May 15, 2013
Improving Wireless Devices By Utilizing Spectrum Efficiently
Lee Rannals for redOrbit.com — Your Universe Onlinebandwidth on a single chip.
The radio spectrum is divided up into certain areas in order to allow industries like broadcast-television, radio and cellphone providers to use specific radio waves so they don't intersect. However, the current way of doing things can be inefficient, particularly because frequencies used by cellphones can become very congested while broadcast-television spectrum holds plenty of room.
In the past, researchers have proposed the idea of "cognitive radio" as a solution, which is when wireless devices scan their environments for vacant frequencies and use these for transmissions. MIT researchers said they have taken this idea a step farther using techniques already common in the production of signal-processing chips.
Their approach is to convert the radio signal to an acoustic signal and then convert it back to an electrical signal.
“If I pluck a guitar string – that´s the easiest resonator to think of – it´s going to resonate at some frequency, and it´s going to die down due to losses,” Weinstein explained in a statement. “That loss is related to, basically, energy leaked away from that resonance mode into all other frequencies. Less loss means better frequency selectivity, and mechanical acoustic resonators have less loss than electrical resonators.”
Acoustic resonators can be packed more densely than electrical-filtration circuits, enabling the mechanical resonator to be much smaller. However, the number of acoustic resonators in a filtration bank has been limited in practice.
The team said the heart of any device that converts electrical signals to mechanical vibrations is the capacitor, which changes the impedance that the antenna sees.
“Each capacitor from each filter is going to affect the antenna, and that´s no good," Weinstein said. "It means I can only have so many filters, and therefore so many frequencies that I can separate my signal into.”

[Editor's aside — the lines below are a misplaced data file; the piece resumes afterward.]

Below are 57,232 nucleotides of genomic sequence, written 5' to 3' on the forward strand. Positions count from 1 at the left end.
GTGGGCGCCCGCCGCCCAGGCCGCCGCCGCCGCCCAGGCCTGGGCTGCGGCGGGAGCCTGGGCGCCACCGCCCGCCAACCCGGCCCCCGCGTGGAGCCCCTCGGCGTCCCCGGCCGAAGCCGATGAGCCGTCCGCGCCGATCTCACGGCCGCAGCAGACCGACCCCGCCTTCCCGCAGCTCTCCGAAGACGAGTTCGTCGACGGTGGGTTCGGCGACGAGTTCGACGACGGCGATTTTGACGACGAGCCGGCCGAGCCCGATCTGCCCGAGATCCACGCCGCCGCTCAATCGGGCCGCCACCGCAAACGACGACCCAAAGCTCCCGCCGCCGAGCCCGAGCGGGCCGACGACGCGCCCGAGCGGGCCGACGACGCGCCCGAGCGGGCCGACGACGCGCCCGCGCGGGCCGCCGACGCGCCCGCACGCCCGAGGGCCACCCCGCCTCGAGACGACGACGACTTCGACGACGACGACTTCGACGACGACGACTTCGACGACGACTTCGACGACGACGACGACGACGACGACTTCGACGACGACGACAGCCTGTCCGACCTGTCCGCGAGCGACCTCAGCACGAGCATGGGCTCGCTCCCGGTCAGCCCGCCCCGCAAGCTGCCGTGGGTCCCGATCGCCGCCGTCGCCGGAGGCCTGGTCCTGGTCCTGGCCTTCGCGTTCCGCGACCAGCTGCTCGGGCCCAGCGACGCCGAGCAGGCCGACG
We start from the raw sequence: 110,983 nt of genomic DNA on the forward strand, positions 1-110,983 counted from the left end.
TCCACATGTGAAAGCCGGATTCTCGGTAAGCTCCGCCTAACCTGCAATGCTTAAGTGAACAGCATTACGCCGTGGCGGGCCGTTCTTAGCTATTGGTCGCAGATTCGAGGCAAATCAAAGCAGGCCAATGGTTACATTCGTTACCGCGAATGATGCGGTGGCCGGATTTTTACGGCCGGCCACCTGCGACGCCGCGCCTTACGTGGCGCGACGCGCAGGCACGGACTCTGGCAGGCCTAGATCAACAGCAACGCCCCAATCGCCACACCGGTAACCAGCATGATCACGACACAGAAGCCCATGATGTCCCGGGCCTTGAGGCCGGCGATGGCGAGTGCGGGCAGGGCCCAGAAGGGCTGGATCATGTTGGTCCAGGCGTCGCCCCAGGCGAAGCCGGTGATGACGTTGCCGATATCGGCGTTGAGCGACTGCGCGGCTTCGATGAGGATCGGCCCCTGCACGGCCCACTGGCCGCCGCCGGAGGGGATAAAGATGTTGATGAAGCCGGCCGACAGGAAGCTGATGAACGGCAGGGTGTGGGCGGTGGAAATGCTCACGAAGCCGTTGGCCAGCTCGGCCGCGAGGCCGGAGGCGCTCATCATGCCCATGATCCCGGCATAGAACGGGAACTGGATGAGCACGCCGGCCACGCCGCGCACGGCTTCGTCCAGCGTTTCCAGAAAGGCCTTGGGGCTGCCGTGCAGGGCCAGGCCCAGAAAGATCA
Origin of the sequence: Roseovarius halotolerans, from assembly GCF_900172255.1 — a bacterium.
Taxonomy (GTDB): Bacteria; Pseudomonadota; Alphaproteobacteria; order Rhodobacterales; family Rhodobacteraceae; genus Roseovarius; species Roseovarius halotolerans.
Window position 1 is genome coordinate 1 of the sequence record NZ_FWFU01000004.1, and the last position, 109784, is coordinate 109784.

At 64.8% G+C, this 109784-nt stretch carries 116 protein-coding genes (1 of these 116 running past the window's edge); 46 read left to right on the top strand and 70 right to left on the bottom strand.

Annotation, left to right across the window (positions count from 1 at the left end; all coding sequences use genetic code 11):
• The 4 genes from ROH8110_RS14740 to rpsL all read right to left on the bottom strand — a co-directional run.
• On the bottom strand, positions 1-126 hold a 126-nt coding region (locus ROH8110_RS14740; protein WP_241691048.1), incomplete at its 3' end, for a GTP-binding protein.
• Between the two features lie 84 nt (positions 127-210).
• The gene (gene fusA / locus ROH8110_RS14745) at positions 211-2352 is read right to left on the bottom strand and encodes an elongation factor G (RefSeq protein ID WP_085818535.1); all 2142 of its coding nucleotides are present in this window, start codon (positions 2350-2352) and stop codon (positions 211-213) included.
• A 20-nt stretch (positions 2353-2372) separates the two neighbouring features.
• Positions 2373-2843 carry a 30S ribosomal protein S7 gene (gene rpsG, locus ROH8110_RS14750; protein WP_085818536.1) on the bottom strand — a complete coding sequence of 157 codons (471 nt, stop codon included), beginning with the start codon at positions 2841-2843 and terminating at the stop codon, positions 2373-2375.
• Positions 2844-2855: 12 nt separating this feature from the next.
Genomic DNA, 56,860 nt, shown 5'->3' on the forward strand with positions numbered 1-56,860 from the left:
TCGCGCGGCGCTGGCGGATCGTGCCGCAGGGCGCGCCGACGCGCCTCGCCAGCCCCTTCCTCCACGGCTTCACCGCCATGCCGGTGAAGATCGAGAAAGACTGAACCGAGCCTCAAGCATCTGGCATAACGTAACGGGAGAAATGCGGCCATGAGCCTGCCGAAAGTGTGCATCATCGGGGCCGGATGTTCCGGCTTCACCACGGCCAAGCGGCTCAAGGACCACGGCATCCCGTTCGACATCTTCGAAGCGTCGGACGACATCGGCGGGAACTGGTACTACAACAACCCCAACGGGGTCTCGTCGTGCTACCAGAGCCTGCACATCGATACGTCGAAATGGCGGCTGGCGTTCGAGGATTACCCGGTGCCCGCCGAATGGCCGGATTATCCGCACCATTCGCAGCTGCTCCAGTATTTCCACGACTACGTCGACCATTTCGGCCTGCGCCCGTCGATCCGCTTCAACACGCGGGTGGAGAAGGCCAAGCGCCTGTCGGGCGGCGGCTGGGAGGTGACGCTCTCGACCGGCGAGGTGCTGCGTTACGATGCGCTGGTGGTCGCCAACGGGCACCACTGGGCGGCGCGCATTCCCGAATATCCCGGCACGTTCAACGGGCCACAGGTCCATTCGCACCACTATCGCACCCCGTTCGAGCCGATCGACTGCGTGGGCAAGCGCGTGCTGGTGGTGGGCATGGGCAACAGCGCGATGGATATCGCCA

Another problem with acoustic resonators is turning them on or off, which requires giving each resonator its own electrical switch. The team solved both these problems by adapting a technology already common in wireless devices known as a gallium nitride transistor. This technology can be switched between a conductive and nonconductive state, which enabled the team to remove the lower plate of the capacity, drastically reducing the capacitors' effect on the quality of the radio signal.
“The radio can now afford to have 14 times as many filters attached to the antenna,” Weinstein said, “so we can span more frequencies.”
Thomas Kazior, a principal engineering fellow at Raytheon, said that the team's work could help with commercial adoption of cognitive radio.
“We´re talking about making filters that are directly integrated onto, say, a receiver chip, because the little resonator devices are literally the size of a transistor,” he said. “These are all on a tiny scale."
He said this work can help with the cost problem because these resonator-type structures "almost come free."
“Building them is part of the semiconductor fabrication process, using pretty much the existing fabrication steps that you´re using to build the transistor and the rest of the circuits. You just may need to add one, or two at the most, additional steps – out of 100 or more steps," Kazior added.
The Federal Communications Commission constantly has to move around spectrum to adapt to growing technologies. In December the FCC announced it would begin sharing some of the US Government's wireless spectrum with private sector in order to free up airspace for other wireless carriers. The agency split off spectrum into 3 tiers, including a top tier for federal and military use, a second tier for hospitals and other government facilities, and a third tier to be used by the general public.